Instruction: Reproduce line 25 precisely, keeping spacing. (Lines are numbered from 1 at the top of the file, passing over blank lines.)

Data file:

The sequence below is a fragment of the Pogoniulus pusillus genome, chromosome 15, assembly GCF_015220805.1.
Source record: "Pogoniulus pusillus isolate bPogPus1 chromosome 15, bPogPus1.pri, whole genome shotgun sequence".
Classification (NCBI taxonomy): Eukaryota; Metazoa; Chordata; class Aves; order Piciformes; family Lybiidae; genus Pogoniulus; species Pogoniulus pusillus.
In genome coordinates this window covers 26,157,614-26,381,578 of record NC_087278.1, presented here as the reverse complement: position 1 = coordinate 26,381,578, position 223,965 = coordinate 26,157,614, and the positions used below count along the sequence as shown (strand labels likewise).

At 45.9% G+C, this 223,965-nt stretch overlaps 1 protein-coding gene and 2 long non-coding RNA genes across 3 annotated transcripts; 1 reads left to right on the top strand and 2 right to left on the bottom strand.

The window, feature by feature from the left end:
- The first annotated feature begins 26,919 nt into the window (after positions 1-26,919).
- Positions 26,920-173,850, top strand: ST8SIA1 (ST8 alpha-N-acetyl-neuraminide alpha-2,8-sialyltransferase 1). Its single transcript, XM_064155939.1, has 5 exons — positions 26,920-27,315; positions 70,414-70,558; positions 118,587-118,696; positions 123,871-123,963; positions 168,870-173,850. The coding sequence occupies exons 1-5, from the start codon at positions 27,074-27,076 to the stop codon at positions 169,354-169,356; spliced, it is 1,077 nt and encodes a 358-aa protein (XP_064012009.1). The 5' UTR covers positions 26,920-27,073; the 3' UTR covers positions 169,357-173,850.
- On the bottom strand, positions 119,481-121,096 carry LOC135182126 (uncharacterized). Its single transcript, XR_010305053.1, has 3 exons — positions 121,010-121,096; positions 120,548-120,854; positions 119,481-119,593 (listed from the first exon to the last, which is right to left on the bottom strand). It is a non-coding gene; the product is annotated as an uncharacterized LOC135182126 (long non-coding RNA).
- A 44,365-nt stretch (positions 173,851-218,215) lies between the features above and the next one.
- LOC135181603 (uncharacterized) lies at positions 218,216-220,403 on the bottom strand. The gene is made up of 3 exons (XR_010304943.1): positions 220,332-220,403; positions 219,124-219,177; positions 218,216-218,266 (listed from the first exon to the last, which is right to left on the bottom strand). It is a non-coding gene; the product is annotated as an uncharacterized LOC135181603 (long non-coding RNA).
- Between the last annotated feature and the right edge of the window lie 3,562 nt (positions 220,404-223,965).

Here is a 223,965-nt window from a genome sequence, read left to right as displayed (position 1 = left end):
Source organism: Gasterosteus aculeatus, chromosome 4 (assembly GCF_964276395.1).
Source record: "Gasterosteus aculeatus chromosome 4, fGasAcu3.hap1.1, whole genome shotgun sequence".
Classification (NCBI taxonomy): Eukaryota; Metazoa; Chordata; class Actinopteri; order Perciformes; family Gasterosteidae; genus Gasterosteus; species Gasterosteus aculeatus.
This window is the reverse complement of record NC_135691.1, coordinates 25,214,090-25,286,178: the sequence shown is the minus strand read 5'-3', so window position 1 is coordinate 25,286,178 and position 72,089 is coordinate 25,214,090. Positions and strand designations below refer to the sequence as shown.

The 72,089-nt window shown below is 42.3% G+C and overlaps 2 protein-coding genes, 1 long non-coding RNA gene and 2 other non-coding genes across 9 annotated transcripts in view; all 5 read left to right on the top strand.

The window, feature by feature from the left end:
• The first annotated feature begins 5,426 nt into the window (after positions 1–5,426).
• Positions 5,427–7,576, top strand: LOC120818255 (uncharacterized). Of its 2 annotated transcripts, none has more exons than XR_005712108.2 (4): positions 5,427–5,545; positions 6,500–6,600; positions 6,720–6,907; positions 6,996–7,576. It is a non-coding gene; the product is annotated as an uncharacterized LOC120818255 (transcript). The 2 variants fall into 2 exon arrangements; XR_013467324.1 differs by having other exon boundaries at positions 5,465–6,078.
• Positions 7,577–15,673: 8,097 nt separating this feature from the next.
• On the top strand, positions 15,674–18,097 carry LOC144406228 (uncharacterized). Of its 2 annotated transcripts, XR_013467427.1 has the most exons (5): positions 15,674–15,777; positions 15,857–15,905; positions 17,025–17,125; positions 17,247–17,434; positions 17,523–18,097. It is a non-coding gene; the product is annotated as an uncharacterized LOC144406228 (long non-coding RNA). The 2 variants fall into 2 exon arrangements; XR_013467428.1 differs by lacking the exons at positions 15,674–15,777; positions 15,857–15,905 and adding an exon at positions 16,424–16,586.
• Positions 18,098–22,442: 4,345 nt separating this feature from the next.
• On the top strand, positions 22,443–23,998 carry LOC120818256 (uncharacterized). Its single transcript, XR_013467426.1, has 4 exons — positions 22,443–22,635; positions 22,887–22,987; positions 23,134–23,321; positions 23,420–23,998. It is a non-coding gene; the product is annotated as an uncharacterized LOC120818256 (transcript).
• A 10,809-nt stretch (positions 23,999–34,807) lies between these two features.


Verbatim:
• On the top strand, positions 22,443–23,998 carry LOC120818256 (uncharacterized). Its single transcript, XR_013467426.1, has 4 exons — positions 22,443–22,635; positions 22,887–22,987; positions 23,134–23,321; positions 23,420–23,998. It is a non-coding gene; the product is annotated as an uncharacterized LOC120818256 (transcript).